Superior Court of Justice of Brazil Deems That Banks Can Close Accounts of Crypto Exchanges Without Justification

ICOBox head of International PR Dima Zaitsev on the decision of the Superior Court of Justice of Brazil on the closing of accounts of crypto exchanges

Superior Court of Justice of Brazil Deems That Banks Can Close Accounts of Crypto Exchanges Without Justification

Another chapter in the long battle between banks and crypto exchanges took place last Tuesday in Brazil. The Superior Court of Justice (STJ) decided that financial institutions present in the country do not violate the law by closing accounts of digital currency brokers without justification. According to the Court, these institutions are following the rules defined by Brazilian banking regulations.

The matter is still under investigation in the Administrative Council for Economic Defense (CADE), as crypto exchanges claim that banks violate competition laws in the market by canceling brokers’ accounts.

The most emblematic case in this battle involves the bank Itaú Unibanco and the crypto exchange Mercado Bitcoin. Banco Itaú (which last year purchased part of XP Investimentos and has already announced its own crypto exchange — XDEX) argues that it needs to follow the laws and regulations on money laundering. According to the bank, the processes carried out by crypto exchanges do not allow this to be done efficiently.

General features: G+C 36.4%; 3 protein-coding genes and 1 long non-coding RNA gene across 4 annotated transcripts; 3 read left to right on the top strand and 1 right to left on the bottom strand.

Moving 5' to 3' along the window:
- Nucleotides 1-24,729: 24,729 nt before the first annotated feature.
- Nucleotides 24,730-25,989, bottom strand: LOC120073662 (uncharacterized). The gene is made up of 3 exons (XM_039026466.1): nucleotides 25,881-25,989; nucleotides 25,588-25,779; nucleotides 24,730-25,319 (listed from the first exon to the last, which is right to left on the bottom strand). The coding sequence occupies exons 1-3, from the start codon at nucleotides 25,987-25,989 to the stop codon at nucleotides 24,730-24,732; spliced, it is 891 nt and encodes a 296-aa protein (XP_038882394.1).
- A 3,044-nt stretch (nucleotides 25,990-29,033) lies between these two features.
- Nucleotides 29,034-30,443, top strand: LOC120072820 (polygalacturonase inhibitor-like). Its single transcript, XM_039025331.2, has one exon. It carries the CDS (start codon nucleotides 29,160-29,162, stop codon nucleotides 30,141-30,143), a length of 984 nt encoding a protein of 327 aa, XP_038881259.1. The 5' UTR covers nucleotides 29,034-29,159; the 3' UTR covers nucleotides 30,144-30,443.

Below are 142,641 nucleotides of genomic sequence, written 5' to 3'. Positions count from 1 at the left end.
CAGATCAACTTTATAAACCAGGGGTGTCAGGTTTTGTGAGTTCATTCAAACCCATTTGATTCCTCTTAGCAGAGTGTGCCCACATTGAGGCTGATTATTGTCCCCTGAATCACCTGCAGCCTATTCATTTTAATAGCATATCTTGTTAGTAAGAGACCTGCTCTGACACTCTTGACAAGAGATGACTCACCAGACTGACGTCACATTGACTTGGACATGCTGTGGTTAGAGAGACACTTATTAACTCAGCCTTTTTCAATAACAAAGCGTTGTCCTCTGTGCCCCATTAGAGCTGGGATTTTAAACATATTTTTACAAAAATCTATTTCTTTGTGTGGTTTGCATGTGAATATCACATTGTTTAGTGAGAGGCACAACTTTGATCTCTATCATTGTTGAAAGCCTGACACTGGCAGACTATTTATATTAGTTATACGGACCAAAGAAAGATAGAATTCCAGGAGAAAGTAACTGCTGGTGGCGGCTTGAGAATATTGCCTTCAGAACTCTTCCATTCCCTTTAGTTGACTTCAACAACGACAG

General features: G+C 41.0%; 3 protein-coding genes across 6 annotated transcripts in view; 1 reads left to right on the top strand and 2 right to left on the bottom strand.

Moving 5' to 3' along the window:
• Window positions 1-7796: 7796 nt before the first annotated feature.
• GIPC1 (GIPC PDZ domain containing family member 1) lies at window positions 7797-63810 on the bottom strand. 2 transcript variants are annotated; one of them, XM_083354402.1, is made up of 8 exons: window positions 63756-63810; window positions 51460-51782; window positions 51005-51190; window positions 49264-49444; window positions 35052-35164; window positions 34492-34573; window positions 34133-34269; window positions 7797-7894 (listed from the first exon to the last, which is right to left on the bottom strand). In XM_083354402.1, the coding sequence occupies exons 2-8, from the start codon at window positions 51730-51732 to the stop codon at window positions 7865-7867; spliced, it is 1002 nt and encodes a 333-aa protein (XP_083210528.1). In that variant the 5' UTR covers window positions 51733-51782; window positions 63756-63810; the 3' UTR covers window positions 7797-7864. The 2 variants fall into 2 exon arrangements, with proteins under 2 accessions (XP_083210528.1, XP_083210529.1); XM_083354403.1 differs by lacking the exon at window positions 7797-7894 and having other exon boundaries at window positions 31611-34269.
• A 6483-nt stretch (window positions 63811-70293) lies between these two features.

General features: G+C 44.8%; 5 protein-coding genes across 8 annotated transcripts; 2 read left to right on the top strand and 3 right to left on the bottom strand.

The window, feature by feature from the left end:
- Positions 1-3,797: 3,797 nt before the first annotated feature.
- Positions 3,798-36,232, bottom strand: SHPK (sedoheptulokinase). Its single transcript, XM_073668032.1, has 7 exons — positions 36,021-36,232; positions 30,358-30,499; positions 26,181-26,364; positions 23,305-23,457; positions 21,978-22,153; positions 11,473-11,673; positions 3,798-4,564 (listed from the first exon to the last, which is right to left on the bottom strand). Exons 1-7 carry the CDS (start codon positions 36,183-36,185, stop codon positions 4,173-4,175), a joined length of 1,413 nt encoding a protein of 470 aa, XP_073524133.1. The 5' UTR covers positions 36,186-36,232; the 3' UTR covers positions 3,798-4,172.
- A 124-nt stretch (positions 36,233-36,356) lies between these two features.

As far as the bitcoin market is concerned, when closing an account without justification the banks are effectively undermining free competition in the market. According to the National Monetary Council, however, after sending a notification to the client banks can close accounts without having to provide a justification.

The trade in crypto assets is not yet regulated in Brazil. The lawsuits involving banks and brokerages are pressing the Brazilian government for specific rules for this market. While banks apparently do not fear competition with the exchanges (many of them have even picked up small cryptocurrency backers for more conservative investments), they still seem to be concerned about money laundering. In this scenario, Brazil is rightfully clamoring for market regulation.